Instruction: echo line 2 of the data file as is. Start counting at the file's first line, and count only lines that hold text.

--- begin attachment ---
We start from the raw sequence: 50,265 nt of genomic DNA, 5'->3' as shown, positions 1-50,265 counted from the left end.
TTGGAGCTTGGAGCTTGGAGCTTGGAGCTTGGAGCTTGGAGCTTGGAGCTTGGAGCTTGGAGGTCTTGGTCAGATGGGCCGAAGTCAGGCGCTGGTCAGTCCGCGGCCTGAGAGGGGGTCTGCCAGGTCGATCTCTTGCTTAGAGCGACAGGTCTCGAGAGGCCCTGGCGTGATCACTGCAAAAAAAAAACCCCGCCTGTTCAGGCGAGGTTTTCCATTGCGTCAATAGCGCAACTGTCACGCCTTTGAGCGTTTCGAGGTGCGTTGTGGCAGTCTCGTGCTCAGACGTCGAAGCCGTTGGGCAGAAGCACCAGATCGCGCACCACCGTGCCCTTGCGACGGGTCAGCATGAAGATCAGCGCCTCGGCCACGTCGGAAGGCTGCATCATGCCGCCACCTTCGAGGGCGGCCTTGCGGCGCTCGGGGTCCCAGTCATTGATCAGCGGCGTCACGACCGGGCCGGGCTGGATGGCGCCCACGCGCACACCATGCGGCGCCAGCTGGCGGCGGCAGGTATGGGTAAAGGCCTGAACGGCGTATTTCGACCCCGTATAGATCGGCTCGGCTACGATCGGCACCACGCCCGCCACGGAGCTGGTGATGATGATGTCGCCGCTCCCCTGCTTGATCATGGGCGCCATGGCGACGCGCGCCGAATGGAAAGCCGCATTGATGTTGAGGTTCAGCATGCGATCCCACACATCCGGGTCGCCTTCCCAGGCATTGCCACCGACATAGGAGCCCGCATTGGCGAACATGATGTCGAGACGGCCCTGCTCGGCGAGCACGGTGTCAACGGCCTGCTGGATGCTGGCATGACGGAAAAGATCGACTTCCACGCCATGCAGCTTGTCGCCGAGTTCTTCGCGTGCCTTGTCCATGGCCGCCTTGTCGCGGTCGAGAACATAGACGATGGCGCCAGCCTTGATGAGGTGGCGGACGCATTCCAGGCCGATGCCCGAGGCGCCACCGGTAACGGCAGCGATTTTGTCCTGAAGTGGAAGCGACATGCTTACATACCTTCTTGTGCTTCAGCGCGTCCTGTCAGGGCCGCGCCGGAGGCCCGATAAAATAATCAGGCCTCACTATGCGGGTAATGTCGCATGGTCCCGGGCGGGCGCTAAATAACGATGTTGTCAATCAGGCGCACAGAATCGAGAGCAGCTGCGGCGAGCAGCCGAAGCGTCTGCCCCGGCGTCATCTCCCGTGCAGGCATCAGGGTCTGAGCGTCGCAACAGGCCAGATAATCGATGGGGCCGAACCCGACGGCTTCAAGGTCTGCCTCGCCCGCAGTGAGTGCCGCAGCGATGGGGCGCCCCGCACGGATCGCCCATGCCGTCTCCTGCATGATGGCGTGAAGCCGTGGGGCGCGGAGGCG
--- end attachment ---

TTGGAGCTTGGAGCTTGGAGCTTGGAGCTTGGAGCTTGGAGCTTGGAGCTTGGAGCTTGGAGGTCTTGGTCAGATGGGCCGAAGTCAGGCGCTGGTCAGTCCGCGGCCTGAGAGGGGGTCTGCCAGGTCGATCTCTTGCTTAGAGCGACAGGTCTCGAGAGGCCCTGGCGTGATCACTGCAAAAAAAAAACCCCGCCTGTTCAGGCGAGGTTTTCCATTGCGTCAATAGCGCAACTGTCACGCCTTTGAGCGTTTCGAGGTGCGTTGTGGCAGTCTCGTGCTCAGACGTCGAAGCCGTTGGGCAGAAGCACCAGATCGCGCACCACCGTGCCCTTGCGACGGGTCAGCATGAAGATCAGCGCCTCGGCCACGTCGGAAGGCTGCATCATGCCGCCACCTTCGAGGGCGGCCTTGCGGCGCTCGGGGTCCCAGTCATTGATCAGCGGCGTCACGACCGGGCCGGGCTGGATGGCGCCCACGCGCACACCATGCGGCGCCAGCTGGCGGCGGCAGGTATGGGTAAAGGCCTGAACGGCGTATTTCGACCCCGTATAGATCGGCTCGGCTACGATCGGCACCACGCCCGCCACGGAGCTGGTGATGATGATGTCGCCGCTCCCCTGCTTGATCATGGGCGCCATGGCGACGCGCGCCGAATGGAAAGCCGCATTGATGTTGAGGTTCAGCATGCGATCCCACACATCCGGGTCGCCTTCCCAGGCATTGCCACCGACATAGGAGCCCGCATTGGCGAACATGATGTCGAGACGGCCCTGCTCGGCGAGCACGGTGTCAACGGCCTGCTGGATGCTGGCATGACGGAAAAGATCGACTTCCACGCCATGCAGCTTGTCGCCGAGTTCTTCGCGTGCCTTGTCCATGGCCGCCTTGTCGCGGTCGAGAACATAGACGATGGCGCCAGCCTTGATGAGGTGGCGGACGCATTCCAGGCCGATGCCCGAGGCGCCACCGGTAACGGCAGCGATTTTGTCCTGAAGTGGAAGCGACATGCTTACATACCTTCTTGTGCTTCAGCGCGTCCTGTCAGGGCCGCGCCGGAGGCCCGATAAAATAATCAGGCCTCACTATGCGGGTAATGTCGCATGGTCCCGGGCGGGCGCTAAATAACGATGTTGTCAATCAGGCGCACAGAATCGAGAGCAGCTGCGGCGAGCAGCCGAAGCGTCTGCCCCGGCGTCATCTCCCGTGCAGGCATCAGGGTCTGAGCGTCGCAACAGGCCAGATAATCGATGGGGCCGAACCCGACGGCTTCAAGGTCTGCCTCGCCCGCAGTGAGTGCCGCAGCGATGGGGCGCCCCGCACGGATCGCCCATGCCGTCTCCTGCATGATGGCGTGAAGCCGTGGGGCGCGGAGGCG